'Material Identities, Social Bodies: Embodiment in British Letters c.1680-1820' is a Leverhulme Trust funded project based in the School of History and Cultures at the University of Birmingham. It runs from February 2021 to February 2025.
The project uses eighteenth-century letters to explore the relationships between the physical body, self and social identity, and experiences of ‘embodiment’. The project team are transcribing and analysing thousands of letters between correspondents of family and kin, friendship, faith and business. We explore a broad range of letter collections held in archives across Britain and North America, considering the bodily experiences of an array of British men and women, and who were of different age, social status, occupation, life stage, and religion.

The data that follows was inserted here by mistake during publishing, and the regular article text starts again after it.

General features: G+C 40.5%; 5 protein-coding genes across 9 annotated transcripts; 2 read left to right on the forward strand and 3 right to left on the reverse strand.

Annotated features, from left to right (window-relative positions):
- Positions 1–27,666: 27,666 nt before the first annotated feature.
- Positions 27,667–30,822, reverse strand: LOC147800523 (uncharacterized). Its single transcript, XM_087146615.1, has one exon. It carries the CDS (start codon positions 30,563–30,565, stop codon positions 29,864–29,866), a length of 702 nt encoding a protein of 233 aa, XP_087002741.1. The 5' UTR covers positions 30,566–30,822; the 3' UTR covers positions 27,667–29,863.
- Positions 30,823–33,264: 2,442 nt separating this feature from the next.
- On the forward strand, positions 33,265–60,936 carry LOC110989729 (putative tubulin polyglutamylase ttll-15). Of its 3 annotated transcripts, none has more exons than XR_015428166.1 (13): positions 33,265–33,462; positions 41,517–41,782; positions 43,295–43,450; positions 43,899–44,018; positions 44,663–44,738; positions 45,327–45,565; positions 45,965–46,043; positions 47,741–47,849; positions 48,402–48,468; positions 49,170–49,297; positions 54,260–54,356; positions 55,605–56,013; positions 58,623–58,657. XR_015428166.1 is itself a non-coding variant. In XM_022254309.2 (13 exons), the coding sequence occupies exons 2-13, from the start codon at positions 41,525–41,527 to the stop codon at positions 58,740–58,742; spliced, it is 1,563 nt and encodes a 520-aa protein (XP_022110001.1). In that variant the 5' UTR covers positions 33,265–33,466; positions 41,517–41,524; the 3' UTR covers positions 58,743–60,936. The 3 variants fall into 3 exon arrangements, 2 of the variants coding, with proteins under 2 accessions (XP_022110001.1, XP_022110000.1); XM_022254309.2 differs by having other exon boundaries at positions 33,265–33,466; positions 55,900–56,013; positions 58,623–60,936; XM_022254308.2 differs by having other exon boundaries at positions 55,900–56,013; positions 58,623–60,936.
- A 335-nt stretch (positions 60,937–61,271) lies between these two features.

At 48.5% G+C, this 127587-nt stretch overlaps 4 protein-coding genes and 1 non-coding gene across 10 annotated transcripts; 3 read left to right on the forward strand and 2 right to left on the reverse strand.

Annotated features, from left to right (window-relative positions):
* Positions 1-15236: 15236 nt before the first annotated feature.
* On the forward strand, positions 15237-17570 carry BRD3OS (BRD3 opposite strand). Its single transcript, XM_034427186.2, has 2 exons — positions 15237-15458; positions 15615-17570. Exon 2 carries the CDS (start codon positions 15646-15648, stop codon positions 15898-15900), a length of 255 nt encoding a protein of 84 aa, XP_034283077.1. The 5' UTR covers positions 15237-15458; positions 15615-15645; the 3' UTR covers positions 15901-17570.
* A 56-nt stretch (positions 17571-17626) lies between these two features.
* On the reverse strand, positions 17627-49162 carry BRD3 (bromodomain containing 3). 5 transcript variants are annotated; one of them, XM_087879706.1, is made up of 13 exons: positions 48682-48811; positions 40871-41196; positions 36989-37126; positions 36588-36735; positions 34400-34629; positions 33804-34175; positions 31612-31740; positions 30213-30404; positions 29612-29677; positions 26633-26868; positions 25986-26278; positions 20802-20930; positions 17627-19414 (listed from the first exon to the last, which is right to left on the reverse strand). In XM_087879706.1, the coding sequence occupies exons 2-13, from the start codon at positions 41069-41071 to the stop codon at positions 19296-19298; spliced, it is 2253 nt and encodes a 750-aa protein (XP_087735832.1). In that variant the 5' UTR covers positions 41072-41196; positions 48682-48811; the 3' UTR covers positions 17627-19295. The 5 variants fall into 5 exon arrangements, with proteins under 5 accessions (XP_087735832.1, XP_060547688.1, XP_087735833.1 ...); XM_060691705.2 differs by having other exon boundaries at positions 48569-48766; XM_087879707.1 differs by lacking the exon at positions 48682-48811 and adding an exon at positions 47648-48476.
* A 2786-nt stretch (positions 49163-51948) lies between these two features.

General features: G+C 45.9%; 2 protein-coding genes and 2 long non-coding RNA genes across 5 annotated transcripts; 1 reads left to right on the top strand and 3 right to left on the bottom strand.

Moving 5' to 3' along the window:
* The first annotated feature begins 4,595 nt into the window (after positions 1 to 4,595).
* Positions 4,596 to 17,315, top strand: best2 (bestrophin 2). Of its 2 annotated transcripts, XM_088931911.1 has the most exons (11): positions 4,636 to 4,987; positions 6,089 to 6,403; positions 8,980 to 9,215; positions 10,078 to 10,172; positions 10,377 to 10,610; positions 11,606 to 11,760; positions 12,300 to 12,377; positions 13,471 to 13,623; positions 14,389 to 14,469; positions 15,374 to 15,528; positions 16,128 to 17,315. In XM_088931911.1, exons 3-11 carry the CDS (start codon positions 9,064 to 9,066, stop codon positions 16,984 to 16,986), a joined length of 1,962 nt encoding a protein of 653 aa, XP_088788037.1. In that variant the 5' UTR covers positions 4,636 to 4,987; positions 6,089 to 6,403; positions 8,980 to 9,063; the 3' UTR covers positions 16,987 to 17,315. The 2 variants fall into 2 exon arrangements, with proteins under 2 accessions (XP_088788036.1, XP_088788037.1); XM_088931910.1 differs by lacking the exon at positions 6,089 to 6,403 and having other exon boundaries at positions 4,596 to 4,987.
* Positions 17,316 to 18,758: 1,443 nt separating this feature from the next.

We use a bespoke database to examine the way that these letter-writers described a broad range of bodily experiences including walking, eating, travel, dancing, sexual contact, childbirth, ill health, ageing, and death. We are developing new understandings of how eighteenth-century letter writers discussed their own and each other’s bodies.
We will make hundreds of these letters and transcriptions available open access for the first time (from our ‘Letters’ page).
On this website you can find out more about the project’s progress and outputs, and explore some examples of the letters we are working with. You can also follow us on Twitter at @SocialBodiesUoB or preview our Twitter timeline below.